Season 5, Episode 3 (Secret’s Safe With Me)
This was a sweet episode, albeit in a quirky way that saved it from being too sentimental. The case of the week was sufficiently convoluted to keep the audience guessing, but it was not particularly memorable, which was in keeping with the show’s formula. The third episode of the season is not usually all that outstanding, and this was a case in point. The first episode was filled with drama and tension, in keeping with it being the second part of the previous season’s finale. The second episode was extremely light and fluffy, almost to reassure us that we are still watching a dramedy. At the third episode, the audience just wants to have fun. In other words, this was a classic murder mystery puzzle punctuated with character development.
If I had thought too much about this episode, I might have found it extremely dark. An entire family is tragically dispatched in order for the mystery to resolve. Alexis, Richard Castle’s beloved only daughter, is moving out to go to college. Castle smashes Captain Gates’s beloved collectible doll without her permission in order to solve the case. To this, Gates’s reaction is suitably heartbreaking for the viewer: she sounds like a vulnerable child whose dreams just got crushed. Castle really ought to have promised to find her another doll to replace hers (he is rich and well-connected, after all) and I wonder why the writers failed to include a line to such an extent. Really, Castle – did you think that smashing the doll, even to find a vital clue, would go over well? His reaction to the situation went beyond “typical insensitive man” and veered into the territory of “idiot looking for attention.” I certainly did not find the scene funny. Other than that, however, I enjoyed the story.
Note to all sleuths, both professional and amateur: if an object is concealed in another object after that second object is made, the first object can be extracted without destroying the second. There might be damage involved, but not of the smashing-beyond-recognition variety. Also, when said objects belong to your superior and you have no reason to suspect their involvement in the crime, ask for permission first.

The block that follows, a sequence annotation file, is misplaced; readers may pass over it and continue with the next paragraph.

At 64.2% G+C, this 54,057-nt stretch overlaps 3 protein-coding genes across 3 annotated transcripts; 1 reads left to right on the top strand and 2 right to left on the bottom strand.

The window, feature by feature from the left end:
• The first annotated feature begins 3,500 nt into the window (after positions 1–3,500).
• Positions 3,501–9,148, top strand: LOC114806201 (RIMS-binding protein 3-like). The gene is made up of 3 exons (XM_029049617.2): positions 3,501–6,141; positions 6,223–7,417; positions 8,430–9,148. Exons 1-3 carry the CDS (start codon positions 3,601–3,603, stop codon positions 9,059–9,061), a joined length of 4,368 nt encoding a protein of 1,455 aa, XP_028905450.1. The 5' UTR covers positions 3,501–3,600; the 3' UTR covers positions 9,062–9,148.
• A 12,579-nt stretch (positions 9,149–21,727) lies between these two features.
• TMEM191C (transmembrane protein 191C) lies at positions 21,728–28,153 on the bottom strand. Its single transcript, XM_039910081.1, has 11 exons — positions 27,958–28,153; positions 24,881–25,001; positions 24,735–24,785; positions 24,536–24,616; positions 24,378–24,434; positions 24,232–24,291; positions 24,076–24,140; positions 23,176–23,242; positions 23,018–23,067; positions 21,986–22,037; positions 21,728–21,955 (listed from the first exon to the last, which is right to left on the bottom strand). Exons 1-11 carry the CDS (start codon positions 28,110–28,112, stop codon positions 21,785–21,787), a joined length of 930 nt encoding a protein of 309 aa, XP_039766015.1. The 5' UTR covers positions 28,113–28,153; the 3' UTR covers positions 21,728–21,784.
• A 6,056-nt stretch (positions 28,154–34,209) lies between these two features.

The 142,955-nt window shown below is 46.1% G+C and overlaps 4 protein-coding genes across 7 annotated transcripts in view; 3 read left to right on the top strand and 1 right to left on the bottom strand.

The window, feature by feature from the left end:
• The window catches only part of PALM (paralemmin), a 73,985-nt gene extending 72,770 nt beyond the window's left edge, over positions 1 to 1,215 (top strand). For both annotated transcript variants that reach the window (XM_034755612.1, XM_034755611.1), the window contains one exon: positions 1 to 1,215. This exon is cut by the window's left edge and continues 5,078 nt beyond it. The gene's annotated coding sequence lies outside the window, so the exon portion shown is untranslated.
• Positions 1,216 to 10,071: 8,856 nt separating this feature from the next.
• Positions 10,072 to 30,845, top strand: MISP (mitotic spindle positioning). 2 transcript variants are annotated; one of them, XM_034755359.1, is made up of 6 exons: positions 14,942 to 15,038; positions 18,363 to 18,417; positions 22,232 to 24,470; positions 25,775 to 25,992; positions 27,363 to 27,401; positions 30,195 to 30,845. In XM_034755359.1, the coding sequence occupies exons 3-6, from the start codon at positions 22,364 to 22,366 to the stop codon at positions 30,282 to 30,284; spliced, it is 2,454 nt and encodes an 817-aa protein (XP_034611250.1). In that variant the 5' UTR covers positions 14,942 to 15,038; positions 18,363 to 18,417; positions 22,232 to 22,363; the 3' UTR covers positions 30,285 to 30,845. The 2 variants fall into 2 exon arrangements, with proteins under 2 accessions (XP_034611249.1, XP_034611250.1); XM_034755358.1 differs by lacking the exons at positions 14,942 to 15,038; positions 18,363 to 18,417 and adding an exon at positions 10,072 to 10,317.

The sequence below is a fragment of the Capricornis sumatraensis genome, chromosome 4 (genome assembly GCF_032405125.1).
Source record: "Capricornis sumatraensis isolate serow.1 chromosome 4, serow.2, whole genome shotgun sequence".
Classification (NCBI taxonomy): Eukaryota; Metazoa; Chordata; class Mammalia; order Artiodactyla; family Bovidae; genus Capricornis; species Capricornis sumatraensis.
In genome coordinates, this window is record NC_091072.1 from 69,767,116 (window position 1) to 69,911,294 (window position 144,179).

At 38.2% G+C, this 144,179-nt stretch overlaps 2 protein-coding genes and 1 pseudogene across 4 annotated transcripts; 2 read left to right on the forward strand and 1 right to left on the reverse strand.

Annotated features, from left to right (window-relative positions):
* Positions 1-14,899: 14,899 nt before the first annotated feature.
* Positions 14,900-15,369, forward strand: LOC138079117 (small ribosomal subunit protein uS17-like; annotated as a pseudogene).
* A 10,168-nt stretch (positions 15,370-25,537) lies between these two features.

Season 5, Episode 4/6 (Who Killed the Electric Carriage?)
Apparently, this past Monday was my night to be depressed by my favourite television shows. However, this episode of Murdoch Mysteries first depressed me back when it aired in the summer. I tried to rewatch it, but I decided not to torture myself after the first commercial break. Sometimes, there are episodes that you don’t need to see again.
Thinking of all of the fifth season’s episodes, this is the only one that I would not rewatch. Why? Because it is designed to elicit a certain emotion in the viewer, specifically regret. I hate regretting things in fiction. We all have very real regrets in life and they are necessary for our emotional development, but fictional regrets we can do without.
The plot of the episode is exactly its title: who killed the electric carriage? The murder victim is a battery-maker whose designs were sought after by both electric car manufacturers (which, although those in the episode are fictional, did exist in the Victorian/Edwardian era) and Henry Ford. Since we all know who is not a household name, it is a foregone conclusion that Ford wins. The inventor of the electric car in question, however, is just as visionary of the future as Ford (and is somewhat of a friend of Murdoch) and thus his demise is all the more pitiable. We know about it from the outset, and yet the episode still tugs at our heartstrings.
As I said last week, history is mostly “what has been” and “what might have been.” Exploring the latter is unfortunately dodgy and, if what might have been is preferable to what actually happened, often depressing and misleading. Surely a world based on electric vehicles would have had its share of problems – but such a world was killed at the outset. This episode may be fictional, but the technology is and was not. Yes, there is a bit of an obvious bias in this show, but it takes place so far in the past as not to be intentionally insulting. It is merely exploring another historical possibility and also addressing a question: would a twentieth-century with electric cars been much different than it was? Could we adapt an old idea to work for the present?
Thankfully, next week is back to harmless tinkering with the supernatural and ancient Egyptian curses…but that is another kettle of fish entirely.